A third method to ensure the validity of certificates is through the review of a revocation list. A revocation list details certificates that have been rendered invalid, e.g./they have been revoked, and is kept by the certifying authority. The list is provided to relying parties and is updated on a regular basis and/or when new certificates are revoked. A relying party reviews the revocation list to ensure that a certificate does not appear on the list before accepting a certificate as valid. The list may take the form of a simple list of certificates or may be some other method of communicating the set of revoked certificates. Revocation lists, in some situations, may become sizable where there are many revoked certificates. Further, the lists must be reissued on a regular basis and distributed to the relying parties. In addition, revocation lists only describe the validity of a certificate at the time they are issued. When a certificate is revoked, the revocation information will not be available to the relying party until the regularly scheduled update of the CRL. If the CRL is updated before its regularly scheduled time, the relying party must contact the CA for confirmation that its local CRL is up to date. This devolves into having the same performance characteristics as checking the certificate's status online.

Most certificate validity assertions from certificate authorities, such as online certificate status messages or certificate revocation lists, bear signatures from the CA or some entity authorized by the CA to issue certificate status. This signature is necessary to indicate the accuracy of the information. Even a statement such as “The current CRL has not changed; there is no subsequent update” must be signed. Furthermore, to prevent replay attacks, most status messages must be signed for by each requestor. Protocols are designed such that the requestor is certain that the message was signed specifically for them, and is not a stale message being replayed by an attacker. This can create a very high computational and communication burden on the CA and its authorized representatives. The result is a system that is not particularly scalable.

With existing methods, as described above, the validity of a certificate is determined by the relying party at the time of reliance on a certificate and is thus subject to any error windows resulting from a delay in updating validity information. This can lead to both positive and negative errors. In the case where a relying party is sending a message, the relying party determines that a certificate is valid, encrypts the message, and sends it. At some later point, the private key of the recipient is compromised and the recipient's certificate revoked. However, all existing encrypted messages may still be decrypted, even though the certificate is no longer valid. Further, in the case where a user generates a valid signature using their private key, if that private key is later compromised and the certificate is revoked, the signature can no longer be validated, even though it was generated correctly and securely. The problem resides in the fact that the validity of a certificate controls the use of the public key since it is consulted by relying parties who are about to use a certificate. However, the validity of a certificate also communicates the security of the private key in that a certificate is revoked when the holder of the private key can no longer be associated with the identity or privileges communicated in the certificate.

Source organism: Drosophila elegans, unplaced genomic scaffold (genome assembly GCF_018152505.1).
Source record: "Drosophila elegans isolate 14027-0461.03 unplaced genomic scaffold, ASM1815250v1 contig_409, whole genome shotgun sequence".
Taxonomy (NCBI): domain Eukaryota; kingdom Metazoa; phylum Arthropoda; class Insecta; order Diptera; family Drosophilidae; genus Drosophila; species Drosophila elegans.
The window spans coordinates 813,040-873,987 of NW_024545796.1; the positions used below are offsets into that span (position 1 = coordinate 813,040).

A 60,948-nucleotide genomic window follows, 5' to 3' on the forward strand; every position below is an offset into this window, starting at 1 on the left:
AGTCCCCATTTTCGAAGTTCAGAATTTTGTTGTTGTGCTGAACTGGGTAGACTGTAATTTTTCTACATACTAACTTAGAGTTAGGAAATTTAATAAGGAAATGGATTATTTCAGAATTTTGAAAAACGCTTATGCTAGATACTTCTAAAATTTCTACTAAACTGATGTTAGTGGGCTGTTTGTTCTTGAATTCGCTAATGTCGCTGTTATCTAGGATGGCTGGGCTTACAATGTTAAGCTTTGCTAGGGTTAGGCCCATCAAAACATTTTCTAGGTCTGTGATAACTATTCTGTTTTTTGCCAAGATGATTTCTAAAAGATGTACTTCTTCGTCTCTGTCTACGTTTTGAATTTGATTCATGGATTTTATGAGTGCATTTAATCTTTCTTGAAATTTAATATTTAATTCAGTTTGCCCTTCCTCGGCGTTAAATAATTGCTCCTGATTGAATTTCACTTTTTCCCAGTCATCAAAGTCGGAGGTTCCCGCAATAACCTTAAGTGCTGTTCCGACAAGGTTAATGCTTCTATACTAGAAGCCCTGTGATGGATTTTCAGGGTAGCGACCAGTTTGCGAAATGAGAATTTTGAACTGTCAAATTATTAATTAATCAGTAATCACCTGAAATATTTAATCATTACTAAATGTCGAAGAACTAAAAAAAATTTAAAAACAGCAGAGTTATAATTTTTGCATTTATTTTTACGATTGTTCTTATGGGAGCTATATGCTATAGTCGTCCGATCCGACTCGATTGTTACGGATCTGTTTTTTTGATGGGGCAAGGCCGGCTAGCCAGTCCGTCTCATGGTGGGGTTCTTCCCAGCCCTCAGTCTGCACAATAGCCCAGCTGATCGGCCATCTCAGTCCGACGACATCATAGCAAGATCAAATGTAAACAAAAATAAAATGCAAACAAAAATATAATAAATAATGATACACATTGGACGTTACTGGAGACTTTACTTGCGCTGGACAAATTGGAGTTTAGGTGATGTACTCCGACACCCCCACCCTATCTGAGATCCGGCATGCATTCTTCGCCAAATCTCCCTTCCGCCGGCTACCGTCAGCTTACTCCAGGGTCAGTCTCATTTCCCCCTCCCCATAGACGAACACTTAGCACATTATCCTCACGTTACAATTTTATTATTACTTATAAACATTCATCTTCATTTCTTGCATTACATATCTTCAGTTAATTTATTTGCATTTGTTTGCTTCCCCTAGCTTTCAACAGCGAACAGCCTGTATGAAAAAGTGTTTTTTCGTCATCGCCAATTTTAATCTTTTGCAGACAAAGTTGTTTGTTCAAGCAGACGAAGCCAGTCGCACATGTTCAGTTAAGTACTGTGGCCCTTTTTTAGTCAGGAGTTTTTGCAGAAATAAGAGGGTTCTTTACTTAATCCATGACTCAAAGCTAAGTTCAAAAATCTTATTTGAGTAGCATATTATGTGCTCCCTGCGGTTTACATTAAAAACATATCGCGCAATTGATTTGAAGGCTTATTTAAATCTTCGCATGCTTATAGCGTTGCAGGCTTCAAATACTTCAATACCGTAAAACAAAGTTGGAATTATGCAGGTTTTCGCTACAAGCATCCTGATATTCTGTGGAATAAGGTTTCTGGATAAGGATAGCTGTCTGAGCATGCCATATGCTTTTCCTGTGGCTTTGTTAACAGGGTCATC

It is an object of the present invention to obviate and mitigate at least some of the aforementioned disadvantages of the prior art.


It is accordingly a principal objective of the present invention to establish a system for the validation of a certificate's authenticity at the time of private key usage.

In general terms, this invention provides a system for facilitating the validation of an issued certificate, and further, enables the relying party to process a certificate, knowing the certificate to be valid without independently scrutinising its validity. The system comprises a cryptographic engine, a validation engine, at least one interface to a certificate authority, and an independent application. The application communicates a request to the cryptographic engine within a secure token along with a personal identifier. The secure token further includes a signing engine and private key “α” for a known public key “A”. The cryptographic engine executes the request using the private key. On each request from the application to utilize the private key “α” (for creating a signature, decrypting a message, or any other allowed purpose) the validation engine is invoked. The validation engine has the ability to allow or disallow the completion of the requested private key operation. On each such request the validation engine determines whether a certificate is treated as valid at that moment or instant in time and operates accordingly.